The European Commission's decision to force Microsoft to "unbundle" its media player from Windows raises questions about the software maker's plans to integrate search technology... "We've got a precedent that says . . . bundling is not acceptable in some circumstances. If it could apply to media player, it could be applied to other technologies."
Well, it sure is cause for reflection up in Redmond. What will MS do now?
Note that applies only to Europe. This doesn't mean that MS couldn't sell Longhorn outside of Europe with integrated search. Also, I have to seriously question if there are any good anti-trust arguments here. Competing media players sell them for a profit, and thus bundling this could hurt actual sales. Searching at Google, Yahoo, Ask.com etc. is free. This wouldn't stop anyone from surfing to those sites, or setting up a quick launch icon to go there. Not to mention Google and Yahoo already dominate MSN for search. I just can't imagine the world will quit Googling just because MS offers an easy way to use MSN search. Netscape lost against MS, and had a much stronger case against them than Google would.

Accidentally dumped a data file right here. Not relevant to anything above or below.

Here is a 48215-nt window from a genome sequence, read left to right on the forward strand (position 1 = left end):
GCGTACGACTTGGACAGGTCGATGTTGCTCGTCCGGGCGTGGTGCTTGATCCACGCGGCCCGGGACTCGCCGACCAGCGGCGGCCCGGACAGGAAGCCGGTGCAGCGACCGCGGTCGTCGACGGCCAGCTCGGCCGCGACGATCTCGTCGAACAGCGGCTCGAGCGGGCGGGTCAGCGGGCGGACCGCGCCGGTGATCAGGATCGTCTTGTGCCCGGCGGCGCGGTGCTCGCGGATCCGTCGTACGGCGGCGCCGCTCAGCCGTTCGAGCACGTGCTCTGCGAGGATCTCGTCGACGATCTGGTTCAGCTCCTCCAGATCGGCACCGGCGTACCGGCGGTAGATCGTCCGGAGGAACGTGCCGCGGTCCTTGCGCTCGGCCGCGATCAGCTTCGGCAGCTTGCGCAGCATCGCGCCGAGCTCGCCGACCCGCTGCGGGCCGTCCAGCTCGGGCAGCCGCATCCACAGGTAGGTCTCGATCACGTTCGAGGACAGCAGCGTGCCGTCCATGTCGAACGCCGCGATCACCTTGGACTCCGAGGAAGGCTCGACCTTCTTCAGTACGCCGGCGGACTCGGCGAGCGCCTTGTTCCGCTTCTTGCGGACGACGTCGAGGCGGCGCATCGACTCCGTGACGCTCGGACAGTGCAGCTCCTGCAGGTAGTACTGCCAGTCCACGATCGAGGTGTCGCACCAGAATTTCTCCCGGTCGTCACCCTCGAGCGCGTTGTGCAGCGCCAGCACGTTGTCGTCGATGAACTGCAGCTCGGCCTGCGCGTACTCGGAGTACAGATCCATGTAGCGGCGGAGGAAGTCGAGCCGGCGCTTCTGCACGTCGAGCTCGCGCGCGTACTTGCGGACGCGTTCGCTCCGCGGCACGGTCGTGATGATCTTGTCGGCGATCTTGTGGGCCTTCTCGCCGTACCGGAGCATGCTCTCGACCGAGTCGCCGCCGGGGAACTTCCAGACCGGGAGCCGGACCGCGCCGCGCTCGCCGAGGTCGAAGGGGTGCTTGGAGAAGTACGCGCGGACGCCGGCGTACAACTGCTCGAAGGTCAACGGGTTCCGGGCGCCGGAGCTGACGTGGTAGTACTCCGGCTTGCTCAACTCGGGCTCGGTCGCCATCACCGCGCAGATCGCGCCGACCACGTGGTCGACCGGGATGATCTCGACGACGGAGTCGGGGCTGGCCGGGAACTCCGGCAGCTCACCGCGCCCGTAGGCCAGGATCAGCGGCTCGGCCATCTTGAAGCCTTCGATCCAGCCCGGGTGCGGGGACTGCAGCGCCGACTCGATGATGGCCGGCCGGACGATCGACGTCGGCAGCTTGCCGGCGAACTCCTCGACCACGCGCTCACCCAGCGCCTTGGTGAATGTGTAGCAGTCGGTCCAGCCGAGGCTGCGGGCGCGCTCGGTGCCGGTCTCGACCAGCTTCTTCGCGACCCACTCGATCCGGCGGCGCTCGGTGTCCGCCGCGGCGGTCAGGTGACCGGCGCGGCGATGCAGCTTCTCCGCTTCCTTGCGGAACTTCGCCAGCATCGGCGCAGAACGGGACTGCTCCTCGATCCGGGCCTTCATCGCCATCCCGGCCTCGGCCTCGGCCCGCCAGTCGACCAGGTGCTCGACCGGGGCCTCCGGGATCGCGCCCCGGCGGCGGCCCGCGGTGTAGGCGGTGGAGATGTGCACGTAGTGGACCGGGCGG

That said, I have never understood the problem with M$ developing an integrated product. I do not see auto manufacturers getting hauled into anit-trust courts because they dare to include radios, airbags and leather upholstery as part of the package. It is often the feature set that sells a product.
I use Opera on my XP box because it is a better browser with a better feature set. Kind of like upgrading the stereo in my car.
I still use Google for my searching (in most cases), and will most likely continue to do so until something better is developed.
Even if M$ integrates some form of search in their OS.